The goal I think is to make things as intuitive and easy to use as possible, and that's a really hard, ongoing struggle that pretty much doesn't stop ever.


  • Coder

    @skew said in How much Code is too much Code?:

    Coming from a WoD MUSH world, I've decided more is better. Automated systems keep players engaged when the story is not actively being told. That keeps players logging in, keeps them from idling, and keeps them around to actually play when other players go looking for RP.

    This. If done right, I think code facilitates storytelling. If I have options for more than bar RP, things which can influence the main storyline but don't immediately require a GM, or ways to queue up GM action that save the GM time, there is a lot I can do as a player. Combat code, exploration code, investigation code, etc.

    If done wrong, though, I think it just becomes a stumbling block in players' paths, something you have to navigate in order to find RP. In trying to make a functioning economy, for instance—not necessarily a bad goal in itself—I do think Firan crossed the boundary from one to the other in several areas, like bathing and eating and so on. They came from good intentions but in hindsight became things you had to do in order to RP, rather than facilitating it.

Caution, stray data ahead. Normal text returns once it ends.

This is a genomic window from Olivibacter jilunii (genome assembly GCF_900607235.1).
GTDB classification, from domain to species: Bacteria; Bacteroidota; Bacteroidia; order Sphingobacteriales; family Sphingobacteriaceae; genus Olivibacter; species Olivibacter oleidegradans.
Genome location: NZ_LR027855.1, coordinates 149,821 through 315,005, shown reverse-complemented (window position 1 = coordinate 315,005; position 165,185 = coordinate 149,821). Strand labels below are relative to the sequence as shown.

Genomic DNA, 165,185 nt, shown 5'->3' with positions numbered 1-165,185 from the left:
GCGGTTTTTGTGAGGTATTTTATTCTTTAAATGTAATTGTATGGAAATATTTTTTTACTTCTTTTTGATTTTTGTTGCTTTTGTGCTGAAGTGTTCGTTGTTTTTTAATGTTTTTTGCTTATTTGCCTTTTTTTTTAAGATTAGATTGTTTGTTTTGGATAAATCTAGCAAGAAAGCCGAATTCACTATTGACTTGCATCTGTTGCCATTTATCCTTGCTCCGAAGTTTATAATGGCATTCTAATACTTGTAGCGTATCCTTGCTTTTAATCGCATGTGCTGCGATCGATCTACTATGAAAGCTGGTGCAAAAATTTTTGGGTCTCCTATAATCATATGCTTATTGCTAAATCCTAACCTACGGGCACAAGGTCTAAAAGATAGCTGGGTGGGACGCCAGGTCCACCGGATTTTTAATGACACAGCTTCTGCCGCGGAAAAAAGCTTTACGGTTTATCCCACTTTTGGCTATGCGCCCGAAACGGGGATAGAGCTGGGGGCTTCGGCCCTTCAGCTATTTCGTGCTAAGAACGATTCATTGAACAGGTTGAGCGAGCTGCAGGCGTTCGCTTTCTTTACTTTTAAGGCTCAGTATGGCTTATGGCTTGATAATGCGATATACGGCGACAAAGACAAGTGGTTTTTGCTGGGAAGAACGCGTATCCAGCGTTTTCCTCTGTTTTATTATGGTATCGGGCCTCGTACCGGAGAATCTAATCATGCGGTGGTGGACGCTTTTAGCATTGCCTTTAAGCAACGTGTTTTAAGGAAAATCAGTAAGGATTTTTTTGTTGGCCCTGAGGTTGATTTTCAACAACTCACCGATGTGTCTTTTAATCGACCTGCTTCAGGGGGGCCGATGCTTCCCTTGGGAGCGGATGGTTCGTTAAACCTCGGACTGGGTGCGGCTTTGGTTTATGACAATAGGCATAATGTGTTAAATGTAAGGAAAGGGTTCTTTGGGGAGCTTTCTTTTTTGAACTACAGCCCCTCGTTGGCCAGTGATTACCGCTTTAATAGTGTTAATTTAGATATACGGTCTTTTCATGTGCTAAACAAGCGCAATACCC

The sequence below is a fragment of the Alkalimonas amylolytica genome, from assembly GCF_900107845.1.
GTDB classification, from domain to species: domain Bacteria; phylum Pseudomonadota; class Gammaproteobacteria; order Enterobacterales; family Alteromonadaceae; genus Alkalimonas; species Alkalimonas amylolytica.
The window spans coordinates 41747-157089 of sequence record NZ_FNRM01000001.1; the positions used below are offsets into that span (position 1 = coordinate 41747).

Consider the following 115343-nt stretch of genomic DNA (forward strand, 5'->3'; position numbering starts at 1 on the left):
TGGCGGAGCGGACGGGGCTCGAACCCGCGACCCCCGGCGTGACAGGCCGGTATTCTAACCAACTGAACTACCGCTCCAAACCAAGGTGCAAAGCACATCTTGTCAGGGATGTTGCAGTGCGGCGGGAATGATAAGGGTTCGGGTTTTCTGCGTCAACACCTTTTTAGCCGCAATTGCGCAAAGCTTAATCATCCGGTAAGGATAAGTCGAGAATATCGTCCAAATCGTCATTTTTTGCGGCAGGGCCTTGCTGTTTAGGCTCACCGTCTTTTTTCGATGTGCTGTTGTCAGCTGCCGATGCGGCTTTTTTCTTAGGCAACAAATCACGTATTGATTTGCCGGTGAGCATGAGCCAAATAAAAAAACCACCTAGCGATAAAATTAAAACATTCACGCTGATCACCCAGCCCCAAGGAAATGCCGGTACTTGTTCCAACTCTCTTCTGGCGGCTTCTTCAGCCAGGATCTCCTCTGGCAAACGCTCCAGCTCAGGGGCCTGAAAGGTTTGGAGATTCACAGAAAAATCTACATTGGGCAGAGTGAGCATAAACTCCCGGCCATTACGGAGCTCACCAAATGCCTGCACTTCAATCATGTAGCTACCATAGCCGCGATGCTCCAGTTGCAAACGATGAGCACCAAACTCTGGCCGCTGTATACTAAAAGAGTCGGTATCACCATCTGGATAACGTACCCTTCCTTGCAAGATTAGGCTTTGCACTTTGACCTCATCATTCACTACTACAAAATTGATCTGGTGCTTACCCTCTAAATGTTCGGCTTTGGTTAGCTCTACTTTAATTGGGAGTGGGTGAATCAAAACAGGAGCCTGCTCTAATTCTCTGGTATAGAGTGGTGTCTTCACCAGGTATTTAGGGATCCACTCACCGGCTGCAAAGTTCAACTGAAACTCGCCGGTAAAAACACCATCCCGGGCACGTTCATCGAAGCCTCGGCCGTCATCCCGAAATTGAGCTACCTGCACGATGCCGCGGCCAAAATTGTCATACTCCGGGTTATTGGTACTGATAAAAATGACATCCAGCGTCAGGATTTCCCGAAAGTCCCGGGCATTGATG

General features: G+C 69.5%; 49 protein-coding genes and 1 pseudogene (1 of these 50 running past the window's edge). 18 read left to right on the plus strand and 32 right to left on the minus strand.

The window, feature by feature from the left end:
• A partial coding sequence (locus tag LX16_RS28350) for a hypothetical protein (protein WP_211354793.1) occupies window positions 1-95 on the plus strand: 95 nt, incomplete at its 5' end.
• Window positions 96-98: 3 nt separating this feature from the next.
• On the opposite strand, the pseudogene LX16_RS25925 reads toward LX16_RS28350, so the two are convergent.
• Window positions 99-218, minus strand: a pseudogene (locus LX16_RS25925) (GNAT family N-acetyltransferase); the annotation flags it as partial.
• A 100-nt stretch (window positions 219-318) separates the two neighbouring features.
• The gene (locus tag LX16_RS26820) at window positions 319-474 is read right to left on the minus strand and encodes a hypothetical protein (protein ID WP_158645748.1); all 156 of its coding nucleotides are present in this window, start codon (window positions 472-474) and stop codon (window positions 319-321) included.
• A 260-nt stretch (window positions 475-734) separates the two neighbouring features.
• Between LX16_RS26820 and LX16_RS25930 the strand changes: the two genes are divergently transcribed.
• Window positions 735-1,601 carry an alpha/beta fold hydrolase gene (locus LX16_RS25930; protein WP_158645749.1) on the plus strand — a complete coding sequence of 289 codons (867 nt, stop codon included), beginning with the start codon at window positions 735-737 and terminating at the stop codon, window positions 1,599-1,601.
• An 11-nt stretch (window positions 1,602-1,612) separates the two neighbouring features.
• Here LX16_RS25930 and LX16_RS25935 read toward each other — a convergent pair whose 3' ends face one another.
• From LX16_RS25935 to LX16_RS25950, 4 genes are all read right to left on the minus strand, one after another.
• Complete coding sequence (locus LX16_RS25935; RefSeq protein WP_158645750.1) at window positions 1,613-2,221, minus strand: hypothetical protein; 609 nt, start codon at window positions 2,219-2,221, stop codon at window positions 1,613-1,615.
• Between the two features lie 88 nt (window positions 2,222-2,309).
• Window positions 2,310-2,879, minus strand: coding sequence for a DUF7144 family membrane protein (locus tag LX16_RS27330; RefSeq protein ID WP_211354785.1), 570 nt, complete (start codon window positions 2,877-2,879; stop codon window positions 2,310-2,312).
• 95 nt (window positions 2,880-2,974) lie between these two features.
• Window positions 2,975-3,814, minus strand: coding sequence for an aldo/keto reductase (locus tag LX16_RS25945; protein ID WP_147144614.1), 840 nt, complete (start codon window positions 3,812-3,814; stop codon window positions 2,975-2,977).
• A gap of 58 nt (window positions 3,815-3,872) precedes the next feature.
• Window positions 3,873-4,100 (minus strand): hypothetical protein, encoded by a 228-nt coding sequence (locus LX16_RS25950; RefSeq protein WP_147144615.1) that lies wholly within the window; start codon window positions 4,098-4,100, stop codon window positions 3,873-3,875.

• Coder

    I hate coded systems. (Ironic, yeah?) I much prefer just freeform storytelling.

    The only time I code a system for my game is when it makes it easier to tell stories. The FS3 combat system enables you to RP out stories involving epic battles that would otherwise take for-freaking-ever to play out. Skills system allow players to easily resolve disputes without needing a judge, to keep things from devolving into cops and robbers "I got you!" "No you didn't!"


  • Pitcrew Banned

    I think trying to boil it down to "how much" code one should have is reductive. It's like people who try to reduce economic regulation to "more government" or "less government." Just imagine trying to quantify how much code is in a game. How are you going to measure it, by the number of lines?

    Some qualitative assessments should be made before adding any code:

    • Does the code make the game more fun or less fun?
    • Does it add flavor to the theme or take away from it?
    • Is it a pain in the ass to write?

    There are probably more valid questions, but if you answer the right way to enough of these questions you should probably code it, and otherwise you shouldn't.


  • Coder

    Well, funny I should speak up with my background of being an insane, well, coder, but here we go.

    I think in the long scope of things, people forget a very important key of mushing.

    At the end of the day, regardless of the emotional attachment, time invested, or IC and OOC engagement, it's still just a game.

    On this very important, yet overlooked point, coding should make this enjoyable for the end user. Full stop.

    At the end of the day, the code you do should answer a very simple question:

    Does this code help make this game enjoyable to the player and help them find enjoyment?

    If the answer is no, short of it being a required administrative tool or important back-end code, the answer should be obvious.


  • Admin

    For me code serves three purposes:

    1. Allow for better record-keeping. Why remember things (such as when PrPs will be ran) when computers are so much better at remembering stuff for me?